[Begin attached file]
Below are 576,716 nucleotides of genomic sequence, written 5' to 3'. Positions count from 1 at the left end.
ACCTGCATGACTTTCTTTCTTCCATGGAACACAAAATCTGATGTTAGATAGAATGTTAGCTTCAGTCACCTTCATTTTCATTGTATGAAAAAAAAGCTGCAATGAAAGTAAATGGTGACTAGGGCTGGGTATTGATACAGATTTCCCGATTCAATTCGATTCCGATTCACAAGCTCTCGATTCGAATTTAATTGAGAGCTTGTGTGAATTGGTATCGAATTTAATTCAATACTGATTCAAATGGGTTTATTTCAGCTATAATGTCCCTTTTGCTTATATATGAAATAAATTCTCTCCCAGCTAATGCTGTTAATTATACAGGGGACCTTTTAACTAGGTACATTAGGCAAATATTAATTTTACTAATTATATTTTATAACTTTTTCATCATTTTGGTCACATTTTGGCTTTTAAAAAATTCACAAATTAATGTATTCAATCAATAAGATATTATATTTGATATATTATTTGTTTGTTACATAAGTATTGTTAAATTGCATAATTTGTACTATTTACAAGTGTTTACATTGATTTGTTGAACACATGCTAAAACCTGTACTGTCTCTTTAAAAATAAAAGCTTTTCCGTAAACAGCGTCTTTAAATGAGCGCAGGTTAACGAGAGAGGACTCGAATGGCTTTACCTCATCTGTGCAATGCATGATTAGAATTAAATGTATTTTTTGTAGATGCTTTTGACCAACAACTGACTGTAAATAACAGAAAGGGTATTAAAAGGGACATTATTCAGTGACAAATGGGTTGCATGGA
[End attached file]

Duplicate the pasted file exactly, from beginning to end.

Below are 576,716 nucleotides of genomic sequence, written 5' to 3'. Positions count from 1 at the left end.
ACCTGCATGACTTTCTTTCTTCCATGGAACACAAAATCTGATGTTAGATAGAATGTTAGCTTCAGTCACCTTCATTTTCATTGTATGAAAAAAAAGCTGCAATGAAAGTAAATGGTGACTAGGGCTGGGTATTGATACAGATTTCCCGATTCAATTCGATTCCGATTCACAAGCTCTCGATTCGAATTTAATTGAGAGCTTGTGTGAATTGGTATCGAATTTAATTCAATACTGATTCAAATGGGTTTATTTCAGCTATAATGTCCCTTTTGCTTATATATGAAATAAATTCTCTCCCAGCTAATGCTGTTAATTATACAGGGGACCTTTTAACTAGGTACATTAGGCAAATATTAATTTTACTAATTATATTTTATAACTTTTTCATCATTTTGGTCACATTTTGGCTTTTAAAAAATTCACAAATTAATGTATTCAATCAATAAGATATTATATTTGATATATTATTTGTTTGTTACATAAGTATTGTTAAATTGCATAATTTGTACTATTTACAAGTGTTTACATTGATTTGTTGAACACATGCTAAAACCTGTACTGTCTCTTTAAAAATAAAAGCTTTTCCGTAAACAGCGTCTTTAAATGAGCGCAGGTTAACGAGAGAGGACTCGAATGGCTTTACCTCATCTGTGCAATGCATGATTAGAATTAAATGTATTTTTTGTAGATGCTTTTGACCAACAACTGACTGTAAATAACAGAAAGGGTATTAAAAGGGACATTATTCAGTGACAAATGGGTTGCATGGA